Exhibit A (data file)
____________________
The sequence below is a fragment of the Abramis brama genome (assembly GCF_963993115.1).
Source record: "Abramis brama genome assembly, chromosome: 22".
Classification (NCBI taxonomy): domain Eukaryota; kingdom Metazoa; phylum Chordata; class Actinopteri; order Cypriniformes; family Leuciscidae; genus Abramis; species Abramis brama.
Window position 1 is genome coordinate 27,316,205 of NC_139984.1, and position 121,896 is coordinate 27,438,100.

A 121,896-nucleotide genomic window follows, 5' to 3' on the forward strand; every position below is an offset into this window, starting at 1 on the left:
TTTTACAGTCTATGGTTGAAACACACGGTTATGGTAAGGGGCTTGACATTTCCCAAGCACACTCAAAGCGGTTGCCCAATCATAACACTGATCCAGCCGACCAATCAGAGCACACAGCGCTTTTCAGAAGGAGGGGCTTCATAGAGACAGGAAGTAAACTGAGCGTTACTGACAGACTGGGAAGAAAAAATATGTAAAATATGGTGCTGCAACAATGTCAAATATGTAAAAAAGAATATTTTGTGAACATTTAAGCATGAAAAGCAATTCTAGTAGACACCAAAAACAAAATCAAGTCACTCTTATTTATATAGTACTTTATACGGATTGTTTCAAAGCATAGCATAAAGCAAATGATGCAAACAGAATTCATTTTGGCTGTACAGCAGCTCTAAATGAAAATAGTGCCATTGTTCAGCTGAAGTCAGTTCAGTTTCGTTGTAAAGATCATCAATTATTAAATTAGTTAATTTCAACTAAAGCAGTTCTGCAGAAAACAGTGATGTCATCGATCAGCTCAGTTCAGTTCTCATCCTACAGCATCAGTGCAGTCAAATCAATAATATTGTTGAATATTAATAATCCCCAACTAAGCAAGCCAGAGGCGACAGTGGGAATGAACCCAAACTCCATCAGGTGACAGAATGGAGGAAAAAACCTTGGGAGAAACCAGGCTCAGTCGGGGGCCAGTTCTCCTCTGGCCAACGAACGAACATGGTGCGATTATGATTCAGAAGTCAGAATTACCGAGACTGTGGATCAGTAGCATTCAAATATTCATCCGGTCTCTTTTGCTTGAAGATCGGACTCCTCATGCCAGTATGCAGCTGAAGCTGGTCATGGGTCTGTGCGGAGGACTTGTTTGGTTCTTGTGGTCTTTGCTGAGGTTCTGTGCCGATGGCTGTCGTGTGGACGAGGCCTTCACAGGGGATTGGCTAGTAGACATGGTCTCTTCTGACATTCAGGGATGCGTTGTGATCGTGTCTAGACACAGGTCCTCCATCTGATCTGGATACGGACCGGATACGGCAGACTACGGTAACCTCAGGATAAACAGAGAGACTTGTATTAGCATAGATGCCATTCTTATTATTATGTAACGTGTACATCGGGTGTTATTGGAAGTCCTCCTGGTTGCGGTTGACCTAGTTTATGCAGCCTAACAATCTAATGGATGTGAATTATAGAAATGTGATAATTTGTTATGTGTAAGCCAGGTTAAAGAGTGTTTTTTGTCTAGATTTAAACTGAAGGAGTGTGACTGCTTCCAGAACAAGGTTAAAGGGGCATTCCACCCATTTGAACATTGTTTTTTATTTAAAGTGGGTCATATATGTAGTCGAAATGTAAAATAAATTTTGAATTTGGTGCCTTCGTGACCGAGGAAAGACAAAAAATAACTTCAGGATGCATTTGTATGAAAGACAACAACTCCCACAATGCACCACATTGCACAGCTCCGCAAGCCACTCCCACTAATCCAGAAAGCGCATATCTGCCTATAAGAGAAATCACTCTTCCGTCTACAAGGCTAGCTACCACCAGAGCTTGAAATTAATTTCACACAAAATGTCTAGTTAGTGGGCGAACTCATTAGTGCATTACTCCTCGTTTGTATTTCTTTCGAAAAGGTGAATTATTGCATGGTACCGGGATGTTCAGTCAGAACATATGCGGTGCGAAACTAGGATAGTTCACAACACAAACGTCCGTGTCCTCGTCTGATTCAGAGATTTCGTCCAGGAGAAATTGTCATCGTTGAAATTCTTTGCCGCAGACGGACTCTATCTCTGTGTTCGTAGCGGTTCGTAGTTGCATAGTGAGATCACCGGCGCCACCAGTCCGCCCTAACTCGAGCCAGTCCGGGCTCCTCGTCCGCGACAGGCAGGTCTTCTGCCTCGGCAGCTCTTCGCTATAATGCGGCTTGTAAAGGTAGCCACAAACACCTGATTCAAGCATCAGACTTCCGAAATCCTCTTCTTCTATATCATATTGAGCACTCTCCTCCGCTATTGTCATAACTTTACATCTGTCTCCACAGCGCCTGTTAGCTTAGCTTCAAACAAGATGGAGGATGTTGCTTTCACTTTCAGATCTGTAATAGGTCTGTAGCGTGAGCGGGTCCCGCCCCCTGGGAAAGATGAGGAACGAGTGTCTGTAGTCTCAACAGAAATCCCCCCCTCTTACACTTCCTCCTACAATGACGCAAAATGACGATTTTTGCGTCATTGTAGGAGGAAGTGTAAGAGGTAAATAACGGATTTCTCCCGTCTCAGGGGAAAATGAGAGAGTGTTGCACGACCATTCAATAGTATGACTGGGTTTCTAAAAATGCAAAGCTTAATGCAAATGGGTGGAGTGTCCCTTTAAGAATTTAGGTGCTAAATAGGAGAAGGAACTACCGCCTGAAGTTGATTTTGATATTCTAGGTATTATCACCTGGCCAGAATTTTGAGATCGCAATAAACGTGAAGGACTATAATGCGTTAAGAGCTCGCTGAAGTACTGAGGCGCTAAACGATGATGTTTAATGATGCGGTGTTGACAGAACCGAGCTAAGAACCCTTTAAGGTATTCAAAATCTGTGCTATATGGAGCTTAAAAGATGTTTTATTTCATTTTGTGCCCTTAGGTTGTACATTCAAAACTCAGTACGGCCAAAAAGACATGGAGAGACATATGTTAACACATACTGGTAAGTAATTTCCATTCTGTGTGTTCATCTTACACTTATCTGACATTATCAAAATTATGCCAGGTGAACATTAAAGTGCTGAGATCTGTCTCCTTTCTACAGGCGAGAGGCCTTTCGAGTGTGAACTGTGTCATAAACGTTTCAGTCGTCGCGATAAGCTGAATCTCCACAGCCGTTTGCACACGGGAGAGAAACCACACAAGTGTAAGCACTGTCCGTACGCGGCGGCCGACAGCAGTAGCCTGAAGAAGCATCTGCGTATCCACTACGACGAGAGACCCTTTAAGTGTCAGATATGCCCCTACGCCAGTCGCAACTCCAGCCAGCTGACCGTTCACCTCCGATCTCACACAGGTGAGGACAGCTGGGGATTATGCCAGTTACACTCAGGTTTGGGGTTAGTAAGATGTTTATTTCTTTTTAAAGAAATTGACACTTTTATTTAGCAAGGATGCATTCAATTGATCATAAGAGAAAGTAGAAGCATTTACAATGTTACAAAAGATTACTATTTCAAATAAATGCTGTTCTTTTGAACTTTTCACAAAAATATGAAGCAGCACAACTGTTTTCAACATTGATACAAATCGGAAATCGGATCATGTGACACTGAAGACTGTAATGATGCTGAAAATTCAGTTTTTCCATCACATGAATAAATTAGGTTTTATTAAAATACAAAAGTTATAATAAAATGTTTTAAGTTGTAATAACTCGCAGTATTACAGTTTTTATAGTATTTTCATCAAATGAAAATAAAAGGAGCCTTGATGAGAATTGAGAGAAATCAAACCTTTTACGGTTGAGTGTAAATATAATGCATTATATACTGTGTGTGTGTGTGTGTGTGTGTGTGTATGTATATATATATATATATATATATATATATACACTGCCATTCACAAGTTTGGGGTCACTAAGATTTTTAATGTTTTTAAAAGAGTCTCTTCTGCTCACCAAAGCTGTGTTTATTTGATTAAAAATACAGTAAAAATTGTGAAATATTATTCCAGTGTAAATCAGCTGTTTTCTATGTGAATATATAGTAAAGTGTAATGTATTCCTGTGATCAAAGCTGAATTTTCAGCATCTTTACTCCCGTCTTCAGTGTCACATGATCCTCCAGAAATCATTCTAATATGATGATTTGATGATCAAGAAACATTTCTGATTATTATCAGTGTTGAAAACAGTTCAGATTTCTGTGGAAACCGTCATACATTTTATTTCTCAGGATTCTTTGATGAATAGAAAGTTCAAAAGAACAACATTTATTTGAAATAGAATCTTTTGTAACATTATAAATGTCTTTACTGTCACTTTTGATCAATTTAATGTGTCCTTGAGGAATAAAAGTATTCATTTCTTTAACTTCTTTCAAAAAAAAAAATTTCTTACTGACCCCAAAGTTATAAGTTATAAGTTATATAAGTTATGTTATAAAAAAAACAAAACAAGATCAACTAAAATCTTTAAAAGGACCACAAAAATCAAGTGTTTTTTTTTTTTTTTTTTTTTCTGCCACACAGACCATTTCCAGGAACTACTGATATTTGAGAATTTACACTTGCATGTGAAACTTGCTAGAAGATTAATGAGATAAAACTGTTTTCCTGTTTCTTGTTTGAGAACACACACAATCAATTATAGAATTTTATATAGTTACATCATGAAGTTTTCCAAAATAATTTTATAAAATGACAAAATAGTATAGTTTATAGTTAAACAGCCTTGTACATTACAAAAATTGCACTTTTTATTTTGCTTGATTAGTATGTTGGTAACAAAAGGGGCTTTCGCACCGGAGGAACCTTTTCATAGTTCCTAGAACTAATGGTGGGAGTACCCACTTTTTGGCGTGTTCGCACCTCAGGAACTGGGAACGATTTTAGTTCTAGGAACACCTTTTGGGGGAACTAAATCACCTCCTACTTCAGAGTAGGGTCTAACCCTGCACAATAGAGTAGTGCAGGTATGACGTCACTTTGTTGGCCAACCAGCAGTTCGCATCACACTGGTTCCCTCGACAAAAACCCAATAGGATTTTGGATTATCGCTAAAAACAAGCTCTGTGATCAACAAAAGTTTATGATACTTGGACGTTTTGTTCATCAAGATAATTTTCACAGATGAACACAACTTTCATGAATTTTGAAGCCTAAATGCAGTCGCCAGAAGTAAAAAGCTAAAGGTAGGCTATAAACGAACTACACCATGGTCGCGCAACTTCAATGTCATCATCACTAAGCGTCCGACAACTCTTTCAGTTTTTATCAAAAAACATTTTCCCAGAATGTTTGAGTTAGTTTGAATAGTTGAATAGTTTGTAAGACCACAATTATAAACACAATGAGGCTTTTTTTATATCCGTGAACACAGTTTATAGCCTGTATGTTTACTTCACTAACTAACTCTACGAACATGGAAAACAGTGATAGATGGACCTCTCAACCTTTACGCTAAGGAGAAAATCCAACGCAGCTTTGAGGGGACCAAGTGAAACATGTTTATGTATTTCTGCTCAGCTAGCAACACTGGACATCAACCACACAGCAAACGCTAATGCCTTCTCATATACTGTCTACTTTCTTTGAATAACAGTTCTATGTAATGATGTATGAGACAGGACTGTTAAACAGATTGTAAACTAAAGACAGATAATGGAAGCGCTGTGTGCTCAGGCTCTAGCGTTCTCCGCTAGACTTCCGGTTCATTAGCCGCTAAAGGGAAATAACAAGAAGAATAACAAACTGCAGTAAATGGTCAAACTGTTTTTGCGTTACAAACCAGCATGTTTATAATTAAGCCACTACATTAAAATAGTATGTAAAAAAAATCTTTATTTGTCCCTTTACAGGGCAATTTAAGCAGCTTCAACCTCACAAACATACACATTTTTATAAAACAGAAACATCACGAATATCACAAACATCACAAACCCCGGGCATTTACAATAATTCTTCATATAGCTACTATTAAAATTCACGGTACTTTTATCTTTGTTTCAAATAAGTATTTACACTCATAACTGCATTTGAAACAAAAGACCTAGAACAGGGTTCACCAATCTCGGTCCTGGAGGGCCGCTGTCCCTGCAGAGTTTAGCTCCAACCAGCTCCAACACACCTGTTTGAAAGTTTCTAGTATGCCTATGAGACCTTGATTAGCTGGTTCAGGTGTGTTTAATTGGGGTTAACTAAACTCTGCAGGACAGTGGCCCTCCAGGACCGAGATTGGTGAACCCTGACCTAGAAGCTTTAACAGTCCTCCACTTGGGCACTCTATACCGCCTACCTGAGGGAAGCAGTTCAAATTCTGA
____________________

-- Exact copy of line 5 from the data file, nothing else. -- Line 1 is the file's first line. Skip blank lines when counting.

A 121,896-nucleotide genomic window follows, 5' to 3' on the forward strand; every position below is an offset into this window, starting at 1 on the left: